“Design is a word that’s come to mean so much that it’s also a word that has come to mean nothing. We don’t really talk about design, we talk about developing ideas and making products,” said Jonathan Ive, the head of design for Apple.
His first product, created for Apple, the iMac, appeared in 1998. The device revolutionised Apple, which stood at the edge of bankruptcy at the time. The iPod, in 2001, went even further and transformed the record industry, writes The Telegraph.
The iPhone had a similar effect on the mobile phone business when it was launched in 2007. And the iPad, which debuted in 2010, is leading the way in a whole new category of computing. So, it’s quite hard to over-estimate the influence of Jonathan Ive.
“Designing and developing anything of consequence is incredibly challenging,” said Ive. “Our goal is to try to bring a calm and simplicity to what are incredibly complex problems so that you’re not aware really of the solution, you’re not aware of how hard the problem was that was eventually solved.”
Simplicity is one of the key words used by Ive , in conversation but he is keen to emphasise that it has a specific meaning:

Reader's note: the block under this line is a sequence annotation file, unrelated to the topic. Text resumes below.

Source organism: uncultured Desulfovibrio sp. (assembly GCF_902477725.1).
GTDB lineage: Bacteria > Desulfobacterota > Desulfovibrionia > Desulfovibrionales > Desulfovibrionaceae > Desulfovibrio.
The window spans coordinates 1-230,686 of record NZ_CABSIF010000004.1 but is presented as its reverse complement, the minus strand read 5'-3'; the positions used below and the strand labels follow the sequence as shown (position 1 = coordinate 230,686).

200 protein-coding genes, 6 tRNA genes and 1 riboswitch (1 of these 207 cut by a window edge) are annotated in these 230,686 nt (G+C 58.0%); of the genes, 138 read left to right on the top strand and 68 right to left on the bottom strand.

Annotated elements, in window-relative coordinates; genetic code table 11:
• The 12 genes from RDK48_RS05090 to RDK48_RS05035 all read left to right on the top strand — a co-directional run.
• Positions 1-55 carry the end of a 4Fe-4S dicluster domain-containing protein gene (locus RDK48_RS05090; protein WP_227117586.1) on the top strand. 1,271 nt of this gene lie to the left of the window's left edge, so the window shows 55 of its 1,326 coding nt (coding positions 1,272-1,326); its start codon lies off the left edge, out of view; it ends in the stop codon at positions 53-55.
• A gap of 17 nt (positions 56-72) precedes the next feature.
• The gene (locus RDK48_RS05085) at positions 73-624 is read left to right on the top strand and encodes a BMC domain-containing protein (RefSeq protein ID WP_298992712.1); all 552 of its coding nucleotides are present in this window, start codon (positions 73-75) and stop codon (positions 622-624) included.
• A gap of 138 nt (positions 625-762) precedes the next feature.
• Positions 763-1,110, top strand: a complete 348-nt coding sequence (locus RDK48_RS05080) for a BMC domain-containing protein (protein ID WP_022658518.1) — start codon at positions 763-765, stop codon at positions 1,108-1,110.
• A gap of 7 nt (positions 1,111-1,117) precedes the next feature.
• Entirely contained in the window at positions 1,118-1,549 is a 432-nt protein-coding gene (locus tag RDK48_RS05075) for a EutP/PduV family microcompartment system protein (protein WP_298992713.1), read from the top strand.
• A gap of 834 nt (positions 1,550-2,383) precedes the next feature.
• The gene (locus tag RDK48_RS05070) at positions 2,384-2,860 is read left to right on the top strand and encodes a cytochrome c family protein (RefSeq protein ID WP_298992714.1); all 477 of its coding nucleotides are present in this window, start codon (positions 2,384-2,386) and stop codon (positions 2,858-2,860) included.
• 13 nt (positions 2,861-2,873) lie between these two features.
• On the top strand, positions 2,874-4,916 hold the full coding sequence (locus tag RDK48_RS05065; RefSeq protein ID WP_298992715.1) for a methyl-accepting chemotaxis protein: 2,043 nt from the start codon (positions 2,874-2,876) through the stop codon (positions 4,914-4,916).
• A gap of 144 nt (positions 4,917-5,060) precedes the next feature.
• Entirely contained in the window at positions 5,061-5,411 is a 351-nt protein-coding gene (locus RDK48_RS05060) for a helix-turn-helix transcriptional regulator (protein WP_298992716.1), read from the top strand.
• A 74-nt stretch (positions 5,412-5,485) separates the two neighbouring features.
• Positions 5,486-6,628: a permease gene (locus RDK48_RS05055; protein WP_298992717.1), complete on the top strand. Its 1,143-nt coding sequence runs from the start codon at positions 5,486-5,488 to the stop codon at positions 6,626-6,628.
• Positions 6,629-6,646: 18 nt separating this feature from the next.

“Simplicity is not the absence of clutter, that’s a consequence of simplicity. Simplicity is somehow essentially describing the purpose and place of an object and product. The absence of clutter is just a clutter-free product. That’s not simple.”
He went on: “The quest for simplicity has to pervade every part of the process. It really is fundamental.”
A few days ago the senior vice-president of industrial design at Apple flew to Britain from the US with his wife and twin sons to receive the honour from the Princess Royal at Buckingham Palace.
“It has been wonderful. It was really thrilling and particularly humbling,” he shared with media sources after being made a Knight Commander of the Order of the British Empire (KBE) for services to design and enterprise.
According to The Guardian, Ive revealed that he and Princess Anne had talked about how often he comes to the UK and about her iPad. When asked about the impact of his products on the modern world, Ive said:
“We don’t really spend much time thinking about our impact. We are fully consumed with trying to make the very best products that we can.”
One more knighted person was Sir Peter Bazalgette, 59, the TV programme-maker behind hit series including Big Brother, Ready Steady Cook, Changing Rooms and Ground Force.
He said it was a pleasure for him to be receiving a knighthood as he is the great-great-grandson of Sir Joseph Bazalgette, the civil engineer who was knighted in the 19th century for his work designing and overseeing the building of an enclosed sewer network for London. Bazalgette said his knighthood was a “huge honour”.